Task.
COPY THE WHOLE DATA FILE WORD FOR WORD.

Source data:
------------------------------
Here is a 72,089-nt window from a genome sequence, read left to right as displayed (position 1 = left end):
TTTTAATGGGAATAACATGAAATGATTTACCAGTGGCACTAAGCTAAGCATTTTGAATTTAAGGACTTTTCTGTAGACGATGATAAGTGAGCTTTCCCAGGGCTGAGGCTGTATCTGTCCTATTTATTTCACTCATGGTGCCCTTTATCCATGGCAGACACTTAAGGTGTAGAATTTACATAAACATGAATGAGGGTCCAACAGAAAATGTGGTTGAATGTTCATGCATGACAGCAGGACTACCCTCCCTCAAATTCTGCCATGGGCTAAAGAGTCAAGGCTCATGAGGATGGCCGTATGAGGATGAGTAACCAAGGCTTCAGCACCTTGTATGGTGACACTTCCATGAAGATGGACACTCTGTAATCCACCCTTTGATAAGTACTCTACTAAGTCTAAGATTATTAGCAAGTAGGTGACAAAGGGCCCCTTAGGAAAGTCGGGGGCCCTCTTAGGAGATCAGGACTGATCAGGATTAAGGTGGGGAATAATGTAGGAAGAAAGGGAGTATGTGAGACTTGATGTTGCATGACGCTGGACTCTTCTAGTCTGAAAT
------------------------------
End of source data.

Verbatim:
Here is a 72,089-nt window from a genome sequence, read left to right as displayed (position 1 = left end):
TTTTAATGGGAATAACATGAAATGATTTACCAGTGGCACTAAGCTAAGCATTTTGAATTTAAGGACTTTTCTGTAGACGATGATAAGTGAGCTTTCCCAGGGCTGAGGCTGTATCTGTCCTATTTATTTCACTCATGGTGCCCTTTATCCATGGCAGACACTTAAGGTGTAGAATTTACATAAACATGAATGAGGGTCCAACAGAAAATGTGGTTGAATGTTCATGCATGACAGCAGGACTACCCTCCCTCAAATTCTGCCATGGGCTAAAGAGTCAAGGCTCATGAGGATGGCCGTATGAGGATGAGTAACCAAGGCTTCAGCACCTTGTATGGTGACACTTCCATGAAGATGGACACTCTGTAATCCACCCTTTGATAAGTACTCTACTAAGTCTAAGATTATTAGCAAGTAGGTGACAAAGGGCCCCTTAGGAAAGTCGGGGGCCCTCTTAGGAGATCAGGACTGATCAGGATTAAGGTGGGGAATAATGTAGGAAGAAAGGGAGTATGTGAGACTTGATGTTGCATGACGCTGGACTCTTCTAGTCTGAAAT